The five-man crew of the Shetland whitefish trawler Ocean Way LK 209 were safely recovered from the sea by Lerwick lifeboat 20 miles east of Shetland after the 24.3m boat flooded and sank in just over two hours, reports David Linkie.
The value of safety training and survival clothing was selfevident in the highly professional rescue, in which time was of the essence throughout.
Ocean Way was following a frequently-used track when towing east of Whalsay in moderate sea conditions on Friday 3 March, when the twin-rig trawl gear unexpectedly picked up a heavy weight.
Skipper Steven Hughson and the crew started to haul the gear at around 06.30 hrs. The combination of a strong tide and a heavy weight on one side led to the gear coming up twisted under the trawler’s hull, with one of the trawl doors the wrong way round before being brought to the stern.
Shortly afterwards, Ocean Way’s engineroom bilge alarm activated. On immediately checking the situation it was apparent that the level of water in the bilges was rising, although no ingress of water was visible either in the engineroom or the accommodation cabin/steering gear compartment.
On contacting Shetland Coastguard to advise them that even with their pump running Ocean Way was taking water, the local salmon well-boat Gerde Saele, which was nearby having earlier left Lerwick for Norway, came alongside to transfer a submersible pump. This was immediately put into operation as Ocean Way made for Lerwick under her own power, with measures being put in place for divers to immediately access the hull for accidental damage possibly caused when the trawl door suddenly tucked under the trawler’s stern.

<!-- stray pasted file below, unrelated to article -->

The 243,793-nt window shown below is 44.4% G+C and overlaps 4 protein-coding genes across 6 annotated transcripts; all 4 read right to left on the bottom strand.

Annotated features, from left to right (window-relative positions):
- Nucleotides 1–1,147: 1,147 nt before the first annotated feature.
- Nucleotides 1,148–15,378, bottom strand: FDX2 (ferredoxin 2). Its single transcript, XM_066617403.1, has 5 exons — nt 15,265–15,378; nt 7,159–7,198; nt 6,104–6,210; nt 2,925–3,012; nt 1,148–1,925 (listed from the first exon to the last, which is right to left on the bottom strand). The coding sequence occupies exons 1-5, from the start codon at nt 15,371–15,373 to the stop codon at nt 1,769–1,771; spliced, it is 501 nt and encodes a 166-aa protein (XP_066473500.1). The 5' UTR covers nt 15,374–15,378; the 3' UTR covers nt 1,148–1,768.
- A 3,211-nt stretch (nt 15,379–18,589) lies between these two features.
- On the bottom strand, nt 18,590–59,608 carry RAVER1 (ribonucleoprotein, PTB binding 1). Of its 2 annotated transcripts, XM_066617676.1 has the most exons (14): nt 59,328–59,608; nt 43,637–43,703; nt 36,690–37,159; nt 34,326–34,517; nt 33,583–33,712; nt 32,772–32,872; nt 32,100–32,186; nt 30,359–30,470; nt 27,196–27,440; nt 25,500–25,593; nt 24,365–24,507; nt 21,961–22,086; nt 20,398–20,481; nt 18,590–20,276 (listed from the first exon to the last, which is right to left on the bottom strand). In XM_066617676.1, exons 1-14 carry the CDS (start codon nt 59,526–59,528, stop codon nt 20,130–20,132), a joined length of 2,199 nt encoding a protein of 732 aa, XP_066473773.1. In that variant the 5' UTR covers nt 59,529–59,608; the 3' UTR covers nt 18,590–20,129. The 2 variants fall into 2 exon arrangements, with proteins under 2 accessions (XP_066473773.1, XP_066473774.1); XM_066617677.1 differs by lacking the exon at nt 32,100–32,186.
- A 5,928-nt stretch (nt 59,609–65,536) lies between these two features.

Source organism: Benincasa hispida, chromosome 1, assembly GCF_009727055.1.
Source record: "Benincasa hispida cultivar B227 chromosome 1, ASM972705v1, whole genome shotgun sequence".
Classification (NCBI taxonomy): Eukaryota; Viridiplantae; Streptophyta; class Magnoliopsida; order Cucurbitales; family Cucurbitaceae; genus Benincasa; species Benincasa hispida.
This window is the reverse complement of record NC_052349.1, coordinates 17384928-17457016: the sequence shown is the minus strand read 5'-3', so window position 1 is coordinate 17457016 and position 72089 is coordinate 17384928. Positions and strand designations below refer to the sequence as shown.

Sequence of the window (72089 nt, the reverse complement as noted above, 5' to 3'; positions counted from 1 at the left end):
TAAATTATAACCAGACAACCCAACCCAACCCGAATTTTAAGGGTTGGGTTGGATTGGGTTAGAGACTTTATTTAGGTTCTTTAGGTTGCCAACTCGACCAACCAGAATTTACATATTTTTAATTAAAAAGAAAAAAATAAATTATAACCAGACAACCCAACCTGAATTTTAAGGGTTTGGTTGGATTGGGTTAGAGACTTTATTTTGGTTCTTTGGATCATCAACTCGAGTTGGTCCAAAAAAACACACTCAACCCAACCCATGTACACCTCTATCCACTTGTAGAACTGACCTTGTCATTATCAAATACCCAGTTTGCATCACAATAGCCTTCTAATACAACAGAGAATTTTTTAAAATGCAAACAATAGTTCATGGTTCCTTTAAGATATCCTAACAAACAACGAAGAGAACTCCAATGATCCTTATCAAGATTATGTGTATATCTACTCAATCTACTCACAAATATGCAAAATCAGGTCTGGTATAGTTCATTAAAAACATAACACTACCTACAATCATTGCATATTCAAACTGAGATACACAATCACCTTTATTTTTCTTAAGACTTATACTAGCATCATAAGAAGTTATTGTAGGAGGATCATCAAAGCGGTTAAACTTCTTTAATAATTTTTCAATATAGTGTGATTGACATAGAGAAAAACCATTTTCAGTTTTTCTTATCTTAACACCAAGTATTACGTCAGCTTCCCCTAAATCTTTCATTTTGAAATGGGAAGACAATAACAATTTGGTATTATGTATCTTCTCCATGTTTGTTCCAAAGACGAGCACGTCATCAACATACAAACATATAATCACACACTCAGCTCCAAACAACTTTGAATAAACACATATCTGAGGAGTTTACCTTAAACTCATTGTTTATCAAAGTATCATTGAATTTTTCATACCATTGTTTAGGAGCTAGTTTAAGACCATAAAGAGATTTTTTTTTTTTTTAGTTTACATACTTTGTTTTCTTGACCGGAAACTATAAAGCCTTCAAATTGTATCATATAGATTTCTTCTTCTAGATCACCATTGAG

When arriving on the scene, the crew of the Lerwick lifeboat immediately transferred a diesel pump to Ocean Way, when two crewmembers, one of whom is a crewman on the trawler, went aboard the vessel to assist the crew, who were struggling to stem the ingress of water.
While the remaining lifeboat crew were preparing to receive another pump from the Coastguard Rescue helicopter, Ocean Way started to settle stern-first in the water, leading to skipper Steven Hughson giving the order for the seven men onboard at the time to abandon the vessel at 08.20 hrs.
Less than two minutes later, Ocean Way sank stern-first, while coxswain Alan Tarby quickly manoeuvred the lifeboat to pick up men in the water as quickly as possible, eight miles south-east of Whalsay.
Leslie Hughson, who skippers Ocean Way together with his son Steven, told Fishing News: “The professionalism of all involved thankfully prevented a difficult situation from becoming worse. Everyone involved did their best to try to save Ocean Way. Particular thanks go to the crews of the Gerde Saele and Lerwick lifeboat, who pulled out all the stops to help.”
The 24.3m steel-hulled Ocean Way was built at Buckie Shipyard in 1996 as Copious BF 237, before moving to Skerries in 2008. An MAIB team travelled to Shetland following the sinking to begin their investigation.